Review: A Buck Danny Adventure Vol. 2 The Secrets of the Black Sea
The Americans on FX, is one of those shows that both interesting and nostalgic. The storyline revolves around two planted USSR agents in 1980s Virginia, much like the brilliantly under watched Little Nikita. It romanticizes an era in our country and really in our world, that many movies and tv shows tend to parody, but really it was kind of magical. Growing up in that era, I think back on how much of how the times was just leaving the style and rational of the 1970s and the much more liberal philosophy of the 1980s.
What transcended that time, was the “Cold War,” it became more lukewarm, towards the end of 1980s, but I remember hearing on the news at the time, the name Gorbachev, a lot. The FX show, brought those times back for me, as I remember some the true events that was on the news happening. The one part of the Cold War, that the show might tackle in its last season, and rarely gets explored, is the end, where terms like “glasnost” and “perestroika” was no more. In this second volume, of Buck Danny, The Secrets of the Black Sea, our protagonist deals with this very dilemma, as he sent to observe.
We catch with up Buck, shortly after getting called to the Pentagon, as an Admiral ropes him into bureaucratic business, to observe, the Russian military, as both, still believe the Russians still have one last hand to play, before it is all over. He meets Captain Alexanko, who is to fly him to meet a Russian Admiral, when their fighter gets caught in a dogfight, and they must walk find their way safely. They eventually are rescued but an international incident happens between the two sides one that may irreversible. By book’s end, Buck may have just stopped some mutineers, as change can be hard, especially in time of transition.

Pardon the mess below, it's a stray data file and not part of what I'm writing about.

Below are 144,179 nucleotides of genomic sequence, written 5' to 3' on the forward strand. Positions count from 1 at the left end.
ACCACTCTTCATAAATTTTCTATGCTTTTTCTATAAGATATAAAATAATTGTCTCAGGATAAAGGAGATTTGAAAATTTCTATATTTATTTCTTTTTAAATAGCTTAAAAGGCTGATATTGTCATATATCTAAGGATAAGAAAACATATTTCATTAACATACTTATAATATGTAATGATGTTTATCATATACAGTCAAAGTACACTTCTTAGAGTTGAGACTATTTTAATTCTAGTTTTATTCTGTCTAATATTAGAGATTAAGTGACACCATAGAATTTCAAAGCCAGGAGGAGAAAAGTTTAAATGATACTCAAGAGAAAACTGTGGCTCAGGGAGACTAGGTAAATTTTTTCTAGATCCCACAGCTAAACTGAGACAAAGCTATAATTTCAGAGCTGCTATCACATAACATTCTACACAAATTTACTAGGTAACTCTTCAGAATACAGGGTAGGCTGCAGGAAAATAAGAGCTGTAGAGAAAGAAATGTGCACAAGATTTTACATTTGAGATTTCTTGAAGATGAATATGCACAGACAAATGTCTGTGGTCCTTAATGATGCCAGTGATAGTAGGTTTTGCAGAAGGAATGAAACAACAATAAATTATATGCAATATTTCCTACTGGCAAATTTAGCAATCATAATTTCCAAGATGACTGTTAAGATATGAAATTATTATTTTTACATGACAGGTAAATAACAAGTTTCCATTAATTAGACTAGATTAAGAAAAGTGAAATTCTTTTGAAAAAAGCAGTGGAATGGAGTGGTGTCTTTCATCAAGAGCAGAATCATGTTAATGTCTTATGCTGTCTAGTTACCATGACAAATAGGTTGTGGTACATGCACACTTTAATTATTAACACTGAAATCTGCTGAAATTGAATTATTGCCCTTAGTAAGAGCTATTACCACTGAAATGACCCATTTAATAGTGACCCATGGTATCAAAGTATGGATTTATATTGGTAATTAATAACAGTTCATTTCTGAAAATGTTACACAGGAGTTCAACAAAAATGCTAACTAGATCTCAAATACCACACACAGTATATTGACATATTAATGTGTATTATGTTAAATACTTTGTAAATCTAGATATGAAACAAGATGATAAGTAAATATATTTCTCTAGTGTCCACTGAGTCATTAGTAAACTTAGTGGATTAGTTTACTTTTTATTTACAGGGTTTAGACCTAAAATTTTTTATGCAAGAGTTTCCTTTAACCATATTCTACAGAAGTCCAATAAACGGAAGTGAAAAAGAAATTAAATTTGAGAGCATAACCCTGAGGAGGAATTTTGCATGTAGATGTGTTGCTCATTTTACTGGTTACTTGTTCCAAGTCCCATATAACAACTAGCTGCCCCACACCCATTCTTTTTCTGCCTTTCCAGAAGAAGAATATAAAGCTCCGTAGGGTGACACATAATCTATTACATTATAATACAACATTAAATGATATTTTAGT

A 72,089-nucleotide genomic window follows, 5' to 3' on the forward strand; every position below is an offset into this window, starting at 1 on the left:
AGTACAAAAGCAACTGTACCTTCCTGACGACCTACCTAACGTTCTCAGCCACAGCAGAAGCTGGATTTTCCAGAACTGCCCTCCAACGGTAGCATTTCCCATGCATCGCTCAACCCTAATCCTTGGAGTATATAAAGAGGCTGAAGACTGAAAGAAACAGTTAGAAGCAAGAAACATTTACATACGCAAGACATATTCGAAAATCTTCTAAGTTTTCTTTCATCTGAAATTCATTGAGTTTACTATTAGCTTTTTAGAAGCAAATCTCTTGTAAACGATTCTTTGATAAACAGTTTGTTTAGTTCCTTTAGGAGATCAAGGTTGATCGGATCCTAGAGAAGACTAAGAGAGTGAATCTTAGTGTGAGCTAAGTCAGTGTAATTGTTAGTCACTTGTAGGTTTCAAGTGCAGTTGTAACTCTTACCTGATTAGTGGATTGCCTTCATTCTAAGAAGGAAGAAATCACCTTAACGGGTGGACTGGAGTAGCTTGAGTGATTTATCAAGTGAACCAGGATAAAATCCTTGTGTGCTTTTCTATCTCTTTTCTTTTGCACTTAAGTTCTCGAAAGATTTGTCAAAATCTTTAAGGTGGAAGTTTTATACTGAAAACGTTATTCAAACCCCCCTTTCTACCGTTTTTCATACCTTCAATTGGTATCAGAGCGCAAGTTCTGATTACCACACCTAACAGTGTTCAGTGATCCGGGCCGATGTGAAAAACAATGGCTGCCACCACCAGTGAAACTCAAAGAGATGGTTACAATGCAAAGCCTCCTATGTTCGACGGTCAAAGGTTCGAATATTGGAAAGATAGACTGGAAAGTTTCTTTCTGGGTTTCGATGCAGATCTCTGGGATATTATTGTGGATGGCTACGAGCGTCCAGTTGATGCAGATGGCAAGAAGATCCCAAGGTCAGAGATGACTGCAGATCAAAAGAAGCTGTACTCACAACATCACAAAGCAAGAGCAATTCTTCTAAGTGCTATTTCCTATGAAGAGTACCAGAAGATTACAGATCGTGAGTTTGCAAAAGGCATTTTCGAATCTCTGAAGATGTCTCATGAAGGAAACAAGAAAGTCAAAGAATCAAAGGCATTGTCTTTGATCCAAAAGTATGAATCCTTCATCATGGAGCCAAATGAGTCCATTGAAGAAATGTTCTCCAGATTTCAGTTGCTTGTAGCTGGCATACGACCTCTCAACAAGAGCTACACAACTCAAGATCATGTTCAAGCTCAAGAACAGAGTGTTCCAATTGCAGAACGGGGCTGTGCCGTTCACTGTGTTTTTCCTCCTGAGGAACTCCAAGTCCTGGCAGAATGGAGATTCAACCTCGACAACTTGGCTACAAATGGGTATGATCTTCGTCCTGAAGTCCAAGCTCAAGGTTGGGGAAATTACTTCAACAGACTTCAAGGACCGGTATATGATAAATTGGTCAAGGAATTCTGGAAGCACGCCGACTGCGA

Overall, an excellent installment, which proves that comic books are true form of literature, that should never be underestimated. The story by Jacques De Douhet is intriguing and action packed. The art by Francis Bergese is awe inspiring and beautiful. Altogether, an action packed international thriller, that proves that one wrong move can make the difference of what starts a war.
Story: Jacques De Douhet Art: Francis Bergese
Story: 10 Art: 10 Overall: 10 Recommendation: Buy